The Nook E-Book Reader Review
Barnes and Noble Nook is out there to give a tough fight to the Amazon''s Kindle. Let''s find out how it measures up to its competitors.Barnes and Noble Nook sprung a surprise package to capitalize on the holiday season. Released on 30th November 2009, the Nook e-book reader takes its place of pride as the first electronic book reader to be based on the Android platform. What catches your attention are ''Over a million titles to choose from'', ''1000s of free e-books'' ''Endless shelf space'' ''Lend e-books to friends'' and so on that compels you to read further.
Apparently ripped right out of Amazon Kindle''s master playbook, both are priced at $259, which is more than just a coincidence. The similarities are not restricted to the price tag alone and extend to other features like the off-white plastic frame, the 6-inch E-ink screen, and the same ability to display photos, play music and enjoy free cellular connection to download books. Both are also compatible with iPhone or computers.
The areas where the Nook obviously scores are the color touch-sensitive screen for navigation, wireless downloads via AT&T''s 3G Internet or Wi-Fi. The memory can be expanded with the Micro SD expansion slot while the replaceable battery and the ''Lend Me'' feature obviously have the consumers swaying towards the Nook.
The gadget worth being excited about has been designed with the consumer in mind. Excitedly christened as ''the king of connectivity and content'', the new kid on the block reserves the winner''s place for itself. It has been said that an early Christmas shopper, who has smartly saved the receipt for his Kindle 2, may just opt for the equally affordable option hitting the shelves, and would have plenty of reason to do so.
Perhaps the biggest edge that Nook has up its sleeve in the e-reader marketplace is its in-the-store support. With over 700 retailers, as many as 40,000 retail advisers, and a site that is counted among the top 20 on the Internet, Nook surely is in an enviable position to reach its prospective customers. All you have to do is to take a Nook into a Barnes& Noble and you have access to tailored content via Wi-Fi. What''s more, you will also have access to the entire text of each of the books in the firm''s eBook store - albeit for only the duration that you are in the store.
As company sources believe, the bookstore has an extremely crucial role to play and is going to be a catalyst for demand generation. In fact, as the world''s largest bookstore, this surely is an enormous edge. Customers will not really be up to downloading the E-Books, but will actually stream them employing a technology that the company is not too eager to talk about as yet.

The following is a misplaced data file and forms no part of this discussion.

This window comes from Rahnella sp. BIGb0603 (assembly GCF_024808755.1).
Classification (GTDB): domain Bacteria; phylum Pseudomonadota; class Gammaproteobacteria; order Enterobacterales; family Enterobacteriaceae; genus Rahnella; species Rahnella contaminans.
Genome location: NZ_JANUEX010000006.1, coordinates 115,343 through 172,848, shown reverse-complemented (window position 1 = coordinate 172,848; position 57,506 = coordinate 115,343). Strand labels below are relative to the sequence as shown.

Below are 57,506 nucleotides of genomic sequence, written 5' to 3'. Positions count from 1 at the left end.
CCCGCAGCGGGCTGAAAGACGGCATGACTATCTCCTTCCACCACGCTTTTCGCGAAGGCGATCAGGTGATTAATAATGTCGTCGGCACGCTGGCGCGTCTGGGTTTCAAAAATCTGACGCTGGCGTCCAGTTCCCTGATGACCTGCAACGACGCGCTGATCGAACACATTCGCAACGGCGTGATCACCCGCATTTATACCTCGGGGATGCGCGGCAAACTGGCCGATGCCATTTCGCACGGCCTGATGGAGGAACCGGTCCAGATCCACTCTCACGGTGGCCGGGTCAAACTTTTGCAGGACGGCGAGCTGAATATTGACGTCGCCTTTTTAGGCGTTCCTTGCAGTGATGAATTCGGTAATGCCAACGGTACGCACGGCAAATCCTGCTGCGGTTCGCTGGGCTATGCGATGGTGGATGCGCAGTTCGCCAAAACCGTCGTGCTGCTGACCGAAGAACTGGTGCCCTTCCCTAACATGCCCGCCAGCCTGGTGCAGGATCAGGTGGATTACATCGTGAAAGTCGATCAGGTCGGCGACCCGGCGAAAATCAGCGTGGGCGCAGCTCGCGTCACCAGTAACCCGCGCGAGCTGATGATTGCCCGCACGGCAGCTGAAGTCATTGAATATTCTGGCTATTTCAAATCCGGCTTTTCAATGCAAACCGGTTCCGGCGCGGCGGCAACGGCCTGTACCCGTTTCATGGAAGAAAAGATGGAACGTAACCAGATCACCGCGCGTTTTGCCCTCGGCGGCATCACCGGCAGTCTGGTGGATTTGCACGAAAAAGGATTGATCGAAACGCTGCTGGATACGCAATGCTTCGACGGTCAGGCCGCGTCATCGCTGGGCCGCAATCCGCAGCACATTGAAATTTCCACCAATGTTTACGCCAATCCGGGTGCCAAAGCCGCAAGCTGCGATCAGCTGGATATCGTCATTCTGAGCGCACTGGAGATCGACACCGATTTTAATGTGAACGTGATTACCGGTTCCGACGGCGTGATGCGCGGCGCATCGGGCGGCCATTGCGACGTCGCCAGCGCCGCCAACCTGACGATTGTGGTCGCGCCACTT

If you are wondering whether you''ll have to buy your e-books at Barnes and Noble, let this be put to rest. Nook supports ePub and so you are free to use e-books from multiple vendors. For all those who think that Nook was rushed just to steal some of Kindle DX''s holiday cheer, well they sure have their reasons to be the devil''s advocate.
To begin with, the touch screen is at times non-responsive, and tries the patience of the user. Its screen is achingly slower than that of Kindle 2 and takes 3 seconds to turn a page, which is 3 times longer than its competitor. In case you are in the middle of a sentence, even 3 seconds can prove disruptive.
You got to give it to Nook for adding the city-library feature of lending books. Yes, like most friends do, you can actually lend a book from your Nook to another Nook owner for a period of two weeks. It is here that the fine print cannot be overlooked. This ''Lend Me'' feature can be used only with others using Barnes and Noble application software, after the publisher okays it. The book disappears from your Nook while your friend is reading it in his.
The built-in Wi-Fi of Nook at times fails to notify the owner of actually being in a hot spot. The Kindle appears to many, as being faster, thinner and lighter than the Nook. Yet with the Nook, you are allowed to judge a book by its cover, thanks to designers like Jack Spade, Kate Spade and Jonathan Adler. William Lynch, president of Barnes and Noble, sums the Nook up by touting its most transportable ePub compatibility, allowing the reader to buy any book, at any time, and at any place.
This should give you a clear idea of the Nook, though for any other queries that you may have, turn to e-reader blog. Or for the latest from the world of e-readers, log on to e-reader forum.
We are a Vancouver, Canada based Electronic Reader company. We sell great E-Readers such as the Kindle 2, Kindle DX and Barnes and Noble Nook. Visit our E-Reader blog or the E-Reader Forum for any queries that you may have or for the latest from the world of e-readers.